September 11, 2012
Foodies can debate who's got Monterey County's dopiest drinks, best burgers and top sirloins all they want, with plenty of argumentative ammunition on all sides.
Best lunch, not so much.
When you consider both taste and number of tops, Tarpy's Roadhouse (647-1444) does the most robust midday meal in the area, which makes it the rainmaker of a very successful family of Downtown Dining restaurants (the other two: Rio Grill and Montrio Bistro, who also underwent savvy upgrades on anniversaries in the last few years). It's swept our readers' vote for Best Business Lunch in Monterey County for years. A combination of old world setting, daily specials, Wine Down Wednesdays and very sturdy entrees—plus strong service and a deep wine cellar—keep it hummin' at night too.
So Tarpy's ain't broke. But I'm digging most all of its new fixin's.
They come as part of this autumn's 20th anniversary celebration, which owner Tony Tollner is using as inspiration to refresh the menu and the feel of the bar. Soon a week's worth of closure will allow for some other tweaks to open up the bar area, and a new raft of swanky craft cocktails will elevate things simultaneously.
A new happy hour will come into play too, aiming at a younger demographic, while the daily specials—steaks, meatloafs and roasted chicken among them—will keep the veterans coming through.
Quiet craftsman Michael Kimmel, one of the more underrated chefs in the area, is getting a chance to add a range of menu items.
The Weekly sat down for lunch a couple weeks back to try some of the new drinks and dishes.
Cocktail clairvoyant Anthony Vitacca of sibling Montrio Bistro (648-8880) is already retraining the five bartenders on fragrant, high-craftmanship sippers starring fragrant herbs, flowers and fruit from the on-grounds garden like the "Russian spring" ($9) with Russian Standard Platinum vodka, agave, lemon juice, muddled fresh thyme, blueberries and blackberries.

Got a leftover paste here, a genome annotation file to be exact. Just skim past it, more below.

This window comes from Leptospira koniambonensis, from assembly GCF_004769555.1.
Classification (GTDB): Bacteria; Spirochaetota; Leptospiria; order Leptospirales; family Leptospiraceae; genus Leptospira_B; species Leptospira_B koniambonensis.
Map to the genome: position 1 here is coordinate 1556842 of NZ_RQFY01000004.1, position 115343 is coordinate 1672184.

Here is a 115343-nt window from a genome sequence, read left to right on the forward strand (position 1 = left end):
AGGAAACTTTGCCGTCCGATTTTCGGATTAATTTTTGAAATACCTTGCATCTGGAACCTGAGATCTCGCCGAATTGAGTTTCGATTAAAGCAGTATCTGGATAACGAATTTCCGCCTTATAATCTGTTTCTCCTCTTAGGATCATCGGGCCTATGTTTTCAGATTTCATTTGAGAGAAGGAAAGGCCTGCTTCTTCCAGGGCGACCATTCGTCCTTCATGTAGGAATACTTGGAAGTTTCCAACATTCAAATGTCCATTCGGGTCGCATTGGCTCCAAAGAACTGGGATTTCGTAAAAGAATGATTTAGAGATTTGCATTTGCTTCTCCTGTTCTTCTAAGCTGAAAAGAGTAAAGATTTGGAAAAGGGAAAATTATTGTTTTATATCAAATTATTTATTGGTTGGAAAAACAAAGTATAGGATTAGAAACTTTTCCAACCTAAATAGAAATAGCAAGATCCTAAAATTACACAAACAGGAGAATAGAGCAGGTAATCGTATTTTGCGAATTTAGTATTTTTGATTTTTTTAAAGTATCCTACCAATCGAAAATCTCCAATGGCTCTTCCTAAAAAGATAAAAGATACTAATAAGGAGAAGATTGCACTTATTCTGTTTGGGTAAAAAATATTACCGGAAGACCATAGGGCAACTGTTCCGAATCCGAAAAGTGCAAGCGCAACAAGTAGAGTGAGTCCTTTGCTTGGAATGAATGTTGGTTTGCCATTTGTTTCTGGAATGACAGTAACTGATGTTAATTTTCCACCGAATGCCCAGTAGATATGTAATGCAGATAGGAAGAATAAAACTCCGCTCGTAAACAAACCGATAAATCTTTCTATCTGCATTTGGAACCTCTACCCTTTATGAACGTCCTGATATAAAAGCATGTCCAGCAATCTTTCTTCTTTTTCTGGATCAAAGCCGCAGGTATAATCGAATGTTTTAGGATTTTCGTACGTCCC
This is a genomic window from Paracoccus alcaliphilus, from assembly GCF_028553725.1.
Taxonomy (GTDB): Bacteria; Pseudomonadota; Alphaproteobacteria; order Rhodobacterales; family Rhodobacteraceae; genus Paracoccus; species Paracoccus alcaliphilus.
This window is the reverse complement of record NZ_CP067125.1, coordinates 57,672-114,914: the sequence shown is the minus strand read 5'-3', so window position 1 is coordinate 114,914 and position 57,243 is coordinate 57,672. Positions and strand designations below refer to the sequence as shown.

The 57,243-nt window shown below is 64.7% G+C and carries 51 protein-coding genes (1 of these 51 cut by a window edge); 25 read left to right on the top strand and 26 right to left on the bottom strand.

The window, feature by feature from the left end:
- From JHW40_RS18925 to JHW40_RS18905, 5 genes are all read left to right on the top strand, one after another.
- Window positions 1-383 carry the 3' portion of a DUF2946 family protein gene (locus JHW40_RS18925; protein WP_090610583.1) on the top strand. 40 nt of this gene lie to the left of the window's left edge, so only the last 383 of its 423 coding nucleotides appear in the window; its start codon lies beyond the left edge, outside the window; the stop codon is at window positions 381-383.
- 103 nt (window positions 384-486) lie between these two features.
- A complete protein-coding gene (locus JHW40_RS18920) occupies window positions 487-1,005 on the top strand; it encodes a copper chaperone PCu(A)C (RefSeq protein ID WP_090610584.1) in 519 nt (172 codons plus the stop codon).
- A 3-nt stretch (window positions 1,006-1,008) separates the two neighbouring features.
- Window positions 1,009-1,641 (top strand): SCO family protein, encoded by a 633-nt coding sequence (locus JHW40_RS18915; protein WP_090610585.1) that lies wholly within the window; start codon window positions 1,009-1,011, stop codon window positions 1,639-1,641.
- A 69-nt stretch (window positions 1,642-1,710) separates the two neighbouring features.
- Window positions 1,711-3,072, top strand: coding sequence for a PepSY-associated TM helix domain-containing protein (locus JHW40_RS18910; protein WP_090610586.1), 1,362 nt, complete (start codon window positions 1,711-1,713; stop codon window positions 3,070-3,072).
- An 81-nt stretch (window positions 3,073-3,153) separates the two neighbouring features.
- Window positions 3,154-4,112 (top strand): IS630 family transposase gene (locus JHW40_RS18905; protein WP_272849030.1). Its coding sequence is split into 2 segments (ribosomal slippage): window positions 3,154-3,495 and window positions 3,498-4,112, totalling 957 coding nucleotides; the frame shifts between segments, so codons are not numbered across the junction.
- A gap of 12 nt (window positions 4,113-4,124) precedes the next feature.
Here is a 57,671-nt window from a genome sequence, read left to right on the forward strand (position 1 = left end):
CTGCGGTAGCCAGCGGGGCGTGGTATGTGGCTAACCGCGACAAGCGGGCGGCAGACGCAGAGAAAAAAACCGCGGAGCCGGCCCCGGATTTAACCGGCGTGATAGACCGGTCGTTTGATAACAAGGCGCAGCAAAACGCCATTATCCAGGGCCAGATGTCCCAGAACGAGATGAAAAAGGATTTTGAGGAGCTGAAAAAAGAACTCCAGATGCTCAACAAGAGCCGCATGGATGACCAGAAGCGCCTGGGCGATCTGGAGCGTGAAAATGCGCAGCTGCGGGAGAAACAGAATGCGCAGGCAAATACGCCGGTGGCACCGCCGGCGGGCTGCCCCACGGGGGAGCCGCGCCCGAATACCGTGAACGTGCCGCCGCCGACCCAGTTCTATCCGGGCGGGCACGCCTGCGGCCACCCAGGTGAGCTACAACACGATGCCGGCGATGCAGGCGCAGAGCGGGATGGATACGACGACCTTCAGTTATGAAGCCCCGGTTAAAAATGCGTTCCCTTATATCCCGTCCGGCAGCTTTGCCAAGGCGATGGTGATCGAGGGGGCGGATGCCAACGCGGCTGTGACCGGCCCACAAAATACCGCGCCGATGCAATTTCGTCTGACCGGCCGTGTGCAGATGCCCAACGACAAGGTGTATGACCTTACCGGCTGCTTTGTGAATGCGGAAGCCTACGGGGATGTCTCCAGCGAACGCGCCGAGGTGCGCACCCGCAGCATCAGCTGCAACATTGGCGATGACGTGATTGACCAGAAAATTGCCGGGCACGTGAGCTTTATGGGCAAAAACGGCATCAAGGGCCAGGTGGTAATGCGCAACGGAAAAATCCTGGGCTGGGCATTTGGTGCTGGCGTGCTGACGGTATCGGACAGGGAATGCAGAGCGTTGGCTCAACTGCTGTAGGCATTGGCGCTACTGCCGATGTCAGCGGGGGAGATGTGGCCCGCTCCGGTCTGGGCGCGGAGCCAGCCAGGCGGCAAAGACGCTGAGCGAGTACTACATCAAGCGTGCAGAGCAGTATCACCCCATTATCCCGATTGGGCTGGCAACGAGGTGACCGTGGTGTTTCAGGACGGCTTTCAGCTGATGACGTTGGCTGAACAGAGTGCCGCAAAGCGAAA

The griddled polenta ($9.95) enjoys just the right amount of salt and savory, plus squash, carrots and tomato around its base and tender slices of thick roasted portabella in a memorable Madeira wine reduction. Polenta is rarely this good.
The "Mexican monk" ($9) with Herradurra blanco tequila, green chartreuse, agave, muddled pineapple and jalapeño proved the cocktail of the meal, supremely subtle with its spice and thoroughly balanced. A revelation.
Wood-grilled Maine dry-pack sea scallops ($29.95) with an edamame-garlic puree plated with a cherry tomato and sweet corn, plus edamame, carrots and baby spinach in a balsamic reduction worked wonderfully.
Lead bartender Andrew Boggan (above) and night tender Kit Nicholas are helping develop tastes like the serviceable-if-not-remarkable "Cherub's cup" ($9) with Nolets gin, St. Germain elderflower viscous liquer, lemon juice and strawberry puree. Boggan's "twisted hound" ($9), with fresh grapefruit, peach Ciroc vodka, a dash of bitters and touch of housemade rosemary simple syrup is almost as habit-forming as the Mexican monk.
The maple-brined Berkshire pork chop ($19.95) with a dried cherry Merlot reduction was good; the sensational sage stuffing beneath was better.
A robust New Zealand elk loin with apple-pear-port reduction paired with an elk sausage and roasted garlic whipped potatoes flanked by haystack onion strings ($34.95) dazzled the eye and its appetite. I liked the sausage's kick and texture more than the heavy loin.
Then came the clincher, a peanut butter and dark chocolate mousse cake with surrounding raspberry and strawberry sentinels and a little whipped cream and spicy peanuts on top ($8). As good as it sounds and looks.
And speaking of looks, from here Tarpy's future looks very good. Check back for word on the 20th anniversary celebration in October.